This reminds me a bit of the way the blogosphere works. Kind of a natural aristocracy, where the big guys at the top influence the attention and opinions of those who read them, and that filters down all the way to very small local cells – official or unofficial groups of local bloggers who work together. No wonder a political wonk like Hugh took to the blogosphere like a duck to water. It really is more like the way a political party operates than the way the Big Media does.

Another little item from the interview was about the “October Surprise.”

Source: In the last 6 to 10 days the Democrats will come out with something. A big surprise or revelation on Bush. They already know what it is, they’re just holding off until either the weekend, or first part of the week. Every year it happens. You can predict within a four day period when it will come out.”

Scott: Any idea what it is?

Source: I don’t care what it is. We just know it will happen.

Two aspects of this mildly surprised me. The first was the absolute certainty in his tone about this. This wasn’t a matter of guessing a move in political chess for him. It was an established pattern, observed often enough that it has simply become an expectation.

One thought that occurs in regard to that is that if the campaign knows this with certainty, because it happens every time, so does the media. And yet every time they play along. That’s not responsible journalism. That’s consciously acting as a campaign tool. Factor that in when listening to the snooty shots the scions of "integrity" in the Big Media (*cough* Nick Coleman *cough*) take at bloggers.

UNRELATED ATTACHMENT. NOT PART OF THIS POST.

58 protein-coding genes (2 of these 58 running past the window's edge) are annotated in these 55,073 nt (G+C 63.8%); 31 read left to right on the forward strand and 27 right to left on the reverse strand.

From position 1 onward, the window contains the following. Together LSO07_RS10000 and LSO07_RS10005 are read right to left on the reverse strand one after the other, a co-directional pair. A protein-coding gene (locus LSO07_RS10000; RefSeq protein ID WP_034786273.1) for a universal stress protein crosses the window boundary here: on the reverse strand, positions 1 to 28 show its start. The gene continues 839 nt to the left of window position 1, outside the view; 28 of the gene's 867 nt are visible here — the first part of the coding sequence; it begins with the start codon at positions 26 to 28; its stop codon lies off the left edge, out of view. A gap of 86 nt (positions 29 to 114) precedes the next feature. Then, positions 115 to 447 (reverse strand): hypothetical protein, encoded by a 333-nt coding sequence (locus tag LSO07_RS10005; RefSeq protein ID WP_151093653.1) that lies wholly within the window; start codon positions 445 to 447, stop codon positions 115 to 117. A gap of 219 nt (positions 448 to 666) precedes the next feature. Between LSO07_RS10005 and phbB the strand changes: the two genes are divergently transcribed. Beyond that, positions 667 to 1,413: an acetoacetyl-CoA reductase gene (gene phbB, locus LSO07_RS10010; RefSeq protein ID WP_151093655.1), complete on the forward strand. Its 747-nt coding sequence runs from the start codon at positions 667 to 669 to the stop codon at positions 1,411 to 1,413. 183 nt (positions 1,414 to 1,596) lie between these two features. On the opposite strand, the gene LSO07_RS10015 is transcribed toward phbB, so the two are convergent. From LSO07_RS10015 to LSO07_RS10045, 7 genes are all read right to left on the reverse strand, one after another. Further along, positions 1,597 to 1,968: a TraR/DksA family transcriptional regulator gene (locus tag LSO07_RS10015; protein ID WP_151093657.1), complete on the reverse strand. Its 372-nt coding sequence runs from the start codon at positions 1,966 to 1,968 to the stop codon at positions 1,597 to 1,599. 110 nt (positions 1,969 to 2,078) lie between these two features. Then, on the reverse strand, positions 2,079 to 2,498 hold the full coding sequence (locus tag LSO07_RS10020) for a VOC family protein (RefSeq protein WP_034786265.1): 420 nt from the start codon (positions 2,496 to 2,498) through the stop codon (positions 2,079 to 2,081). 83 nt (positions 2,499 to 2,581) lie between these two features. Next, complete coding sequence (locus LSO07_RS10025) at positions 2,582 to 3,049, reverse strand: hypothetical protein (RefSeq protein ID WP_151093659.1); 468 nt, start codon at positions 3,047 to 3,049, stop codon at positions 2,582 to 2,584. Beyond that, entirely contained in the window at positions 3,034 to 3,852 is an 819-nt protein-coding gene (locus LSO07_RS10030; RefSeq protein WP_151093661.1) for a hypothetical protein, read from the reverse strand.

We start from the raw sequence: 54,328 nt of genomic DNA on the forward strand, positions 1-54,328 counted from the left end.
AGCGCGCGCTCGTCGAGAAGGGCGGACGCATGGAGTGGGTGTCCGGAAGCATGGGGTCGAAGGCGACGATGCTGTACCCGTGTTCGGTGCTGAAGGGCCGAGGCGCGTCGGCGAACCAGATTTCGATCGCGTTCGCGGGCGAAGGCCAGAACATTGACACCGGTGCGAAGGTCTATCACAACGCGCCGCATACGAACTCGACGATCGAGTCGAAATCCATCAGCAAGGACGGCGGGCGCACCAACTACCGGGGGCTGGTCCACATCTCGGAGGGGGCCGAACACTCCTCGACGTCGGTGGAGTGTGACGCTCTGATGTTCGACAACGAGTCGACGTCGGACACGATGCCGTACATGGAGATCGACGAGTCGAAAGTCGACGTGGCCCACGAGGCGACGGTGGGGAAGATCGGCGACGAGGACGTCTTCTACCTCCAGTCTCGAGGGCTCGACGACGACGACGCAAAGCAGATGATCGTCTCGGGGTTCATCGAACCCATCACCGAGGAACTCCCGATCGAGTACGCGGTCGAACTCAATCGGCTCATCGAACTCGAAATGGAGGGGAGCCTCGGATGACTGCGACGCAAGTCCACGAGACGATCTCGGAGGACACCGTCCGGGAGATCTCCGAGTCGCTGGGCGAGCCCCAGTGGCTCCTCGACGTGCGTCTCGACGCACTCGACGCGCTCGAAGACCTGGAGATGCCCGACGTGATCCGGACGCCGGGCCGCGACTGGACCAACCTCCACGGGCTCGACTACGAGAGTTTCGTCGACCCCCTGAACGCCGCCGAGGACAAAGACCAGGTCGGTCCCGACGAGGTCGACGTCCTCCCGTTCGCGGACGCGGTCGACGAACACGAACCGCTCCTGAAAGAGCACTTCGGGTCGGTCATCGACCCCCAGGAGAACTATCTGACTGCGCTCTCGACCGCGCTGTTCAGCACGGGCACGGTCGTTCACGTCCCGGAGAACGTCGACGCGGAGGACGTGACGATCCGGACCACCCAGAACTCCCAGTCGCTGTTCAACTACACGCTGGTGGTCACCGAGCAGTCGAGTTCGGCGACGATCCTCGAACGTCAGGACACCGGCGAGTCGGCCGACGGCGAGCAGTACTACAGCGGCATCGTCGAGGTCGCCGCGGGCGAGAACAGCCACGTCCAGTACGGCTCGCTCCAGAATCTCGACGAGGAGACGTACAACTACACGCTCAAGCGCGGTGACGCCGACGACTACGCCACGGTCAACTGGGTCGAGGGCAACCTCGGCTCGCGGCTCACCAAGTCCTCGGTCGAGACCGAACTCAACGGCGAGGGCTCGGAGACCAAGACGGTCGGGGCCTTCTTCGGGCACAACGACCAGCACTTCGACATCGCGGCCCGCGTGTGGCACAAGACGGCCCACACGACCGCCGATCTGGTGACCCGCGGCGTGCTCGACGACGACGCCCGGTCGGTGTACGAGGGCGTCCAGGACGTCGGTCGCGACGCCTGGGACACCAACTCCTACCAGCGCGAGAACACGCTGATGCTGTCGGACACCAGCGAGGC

The other thing that was interesting about this is how blasé he was about it. He truly didn’t care what the story was. And as I thought about it, I realized why. It’s a pattern. That means they have already accounted for the impact in their polling models. They expect the surprise. They expect it to work. They believe they know how many points its good for in the polls. And they expect Bush to win anyway.

An interesting twist on this comes to mind. The media model is different this election than in 2000. The blogosphere has already distorted the way the media normally impacts elections. Will the blogosphere play a similar wild-card effect on the coming surprise? And if so, will that be to give the surprise more impact, or less?


Blogger pinkmonkeybird said...

Re: The Oct. Surprize.
The al Qaqaa story would fit the bill to some degree. But it may already be fizzling out as more facts come in. This story doesn't seem to be personal enough or powerful enough (even had the original NYTimes account been more accurate than NBCs follow-up.)
A good October Surprize should be personal and closely associated with the target on that level. For instance, a damning religious story, suggesting that President Bush thinks that God "spoke" to him. That would carry some resonance and might cause damage, imho.

But the problem for the attackers is that not only is this President known to the electorate, but the Democrats are known for their lies and slanders. For those reasons, I think the OS would not be effective enough....unless it were more damning that I can imagine.

11:27 AM